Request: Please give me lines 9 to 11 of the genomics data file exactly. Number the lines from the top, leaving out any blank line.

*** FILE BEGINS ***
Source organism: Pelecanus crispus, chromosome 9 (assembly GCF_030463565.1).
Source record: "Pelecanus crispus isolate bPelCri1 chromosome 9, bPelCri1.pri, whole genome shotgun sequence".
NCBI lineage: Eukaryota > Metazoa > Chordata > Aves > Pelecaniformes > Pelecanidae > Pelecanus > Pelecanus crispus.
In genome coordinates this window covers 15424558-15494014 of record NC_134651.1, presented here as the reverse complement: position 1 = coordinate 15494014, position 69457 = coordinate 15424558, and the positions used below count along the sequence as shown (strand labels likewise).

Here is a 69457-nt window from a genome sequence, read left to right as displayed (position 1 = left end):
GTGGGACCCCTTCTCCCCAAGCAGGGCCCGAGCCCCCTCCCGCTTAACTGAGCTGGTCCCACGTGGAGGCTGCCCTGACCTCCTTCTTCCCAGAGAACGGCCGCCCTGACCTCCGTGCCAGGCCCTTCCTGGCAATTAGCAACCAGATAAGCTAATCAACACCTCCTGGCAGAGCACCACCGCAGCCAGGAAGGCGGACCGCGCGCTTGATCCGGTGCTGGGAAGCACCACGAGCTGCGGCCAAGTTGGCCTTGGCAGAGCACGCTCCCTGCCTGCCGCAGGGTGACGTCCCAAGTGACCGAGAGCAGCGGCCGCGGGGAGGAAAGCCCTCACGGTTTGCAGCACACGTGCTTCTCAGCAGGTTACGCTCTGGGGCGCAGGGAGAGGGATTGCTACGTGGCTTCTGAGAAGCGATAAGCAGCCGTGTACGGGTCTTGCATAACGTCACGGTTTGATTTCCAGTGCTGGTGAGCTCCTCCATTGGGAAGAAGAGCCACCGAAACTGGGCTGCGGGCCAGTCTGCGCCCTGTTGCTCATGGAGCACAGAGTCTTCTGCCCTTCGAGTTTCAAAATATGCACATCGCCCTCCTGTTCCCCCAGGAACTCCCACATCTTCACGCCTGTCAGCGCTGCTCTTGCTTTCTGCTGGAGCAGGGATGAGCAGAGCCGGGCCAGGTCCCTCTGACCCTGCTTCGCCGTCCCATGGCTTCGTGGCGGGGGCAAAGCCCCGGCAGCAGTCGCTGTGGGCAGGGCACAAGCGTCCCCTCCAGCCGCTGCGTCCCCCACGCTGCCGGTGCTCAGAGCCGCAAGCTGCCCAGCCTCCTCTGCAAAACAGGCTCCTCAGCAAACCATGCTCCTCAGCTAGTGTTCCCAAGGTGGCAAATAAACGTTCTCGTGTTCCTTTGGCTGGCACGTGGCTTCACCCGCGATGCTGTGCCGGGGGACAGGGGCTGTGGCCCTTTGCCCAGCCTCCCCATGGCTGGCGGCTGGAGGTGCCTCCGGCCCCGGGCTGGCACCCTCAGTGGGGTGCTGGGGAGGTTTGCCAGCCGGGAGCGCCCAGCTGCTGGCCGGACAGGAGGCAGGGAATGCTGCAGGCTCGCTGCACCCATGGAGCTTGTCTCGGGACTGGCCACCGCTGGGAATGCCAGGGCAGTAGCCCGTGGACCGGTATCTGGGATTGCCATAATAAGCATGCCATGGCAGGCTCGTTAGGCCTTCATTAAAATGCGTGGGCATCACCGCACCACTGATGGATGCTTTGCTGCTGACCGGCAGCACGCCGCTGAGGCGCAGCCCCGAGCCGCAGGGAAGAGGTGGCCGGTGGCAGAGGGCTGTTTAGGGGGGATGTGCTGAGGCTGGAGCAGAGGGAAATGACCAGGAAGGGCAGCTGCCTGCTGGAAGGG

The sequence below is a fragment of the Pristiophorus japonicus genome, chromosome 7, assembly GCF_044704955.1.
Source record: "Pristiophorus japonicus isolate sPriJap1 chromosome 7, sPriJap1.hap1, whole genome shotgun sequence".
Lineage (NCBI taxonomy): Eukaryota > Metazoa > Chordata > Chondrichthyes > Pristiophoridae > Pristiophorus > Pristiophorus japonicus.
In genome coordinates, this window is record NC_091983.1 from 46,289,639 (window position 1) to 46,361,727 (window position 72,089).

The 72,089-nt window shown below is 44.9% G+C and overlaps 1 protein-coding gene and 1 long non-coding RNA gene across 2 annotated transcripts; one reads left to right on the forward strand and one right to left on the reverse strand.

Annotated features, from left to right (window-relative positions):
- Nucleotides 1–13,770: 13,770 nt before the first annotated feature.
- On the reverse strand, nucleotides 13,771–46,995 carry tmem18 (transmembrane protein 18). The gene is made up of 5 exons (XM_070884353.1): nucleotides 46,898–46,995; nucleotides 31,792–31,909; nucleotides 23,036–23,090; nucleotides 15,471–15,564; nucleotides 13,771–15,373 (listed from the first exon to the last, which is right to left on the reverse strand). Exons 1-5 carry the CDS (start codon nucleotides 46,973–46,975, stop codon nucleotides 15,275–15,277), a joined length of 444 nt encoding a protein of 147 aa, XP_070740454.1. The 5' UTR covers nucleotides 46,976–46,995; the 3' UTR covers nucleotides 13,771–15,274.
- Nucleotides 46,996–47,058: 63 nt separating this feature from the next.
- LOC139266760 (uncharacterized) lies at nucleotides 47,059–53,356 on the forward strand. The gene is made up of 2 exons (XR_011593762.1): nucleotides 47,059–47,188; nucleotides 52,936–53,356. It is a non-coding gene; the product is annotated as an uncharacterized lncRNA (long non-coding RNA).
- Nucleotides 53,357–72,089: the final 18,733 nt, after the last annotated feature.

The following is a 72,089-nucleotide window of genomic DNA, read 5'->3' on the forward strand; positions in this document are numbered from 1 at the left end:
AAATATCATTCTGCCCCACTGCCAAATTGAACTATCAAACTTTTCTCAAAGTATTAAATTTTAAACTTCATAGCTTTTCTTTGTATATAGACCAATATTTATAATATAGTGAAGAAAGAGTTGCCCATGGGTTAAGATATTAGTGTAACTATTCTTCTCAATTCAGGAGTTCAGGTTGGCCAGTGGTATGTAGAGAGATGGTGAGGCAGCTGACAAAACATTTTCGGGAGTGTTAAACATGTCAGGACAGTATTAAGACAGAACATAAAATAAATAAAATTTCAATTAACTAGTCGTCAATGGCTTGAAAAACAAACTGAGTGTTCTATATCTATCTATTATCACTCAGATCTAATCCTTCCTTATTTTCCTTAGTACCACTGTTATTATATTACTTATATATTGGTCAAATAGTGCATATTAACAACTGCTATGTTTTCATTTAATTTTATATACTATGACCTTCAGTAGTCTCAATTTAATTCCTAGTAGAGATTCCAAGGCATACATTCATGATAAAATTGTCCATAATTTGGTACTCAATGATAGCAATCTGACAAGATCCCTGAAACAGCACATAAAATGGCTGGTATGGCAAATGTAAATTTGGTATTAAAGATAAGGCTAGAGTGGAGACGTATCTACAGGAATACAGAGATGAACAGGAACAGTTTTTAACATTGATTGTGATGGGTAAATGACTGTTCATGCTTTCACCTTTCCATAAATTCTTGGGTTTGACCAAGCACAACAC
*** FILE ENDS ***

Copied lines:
Lineage (NCBI taxonomy): Eukaryota > Metazoa > Chordata > Chondrichthyes > Pristiophoridae > Pristiophorus > Pristiophorus japonicus.
In genome coordinates, this window is record NC_091983.1 from 46,289,639 (window position 1) to 46,361,727 (window position 72,089).

The 72,089-nt window shown below is 44.9% G+C and overlaps 1 protein-coding gene and 1 long non-coding RNA gene across 2 annotated transcripts; one reads left to right on the forward strand and one right to left on the reverse strand.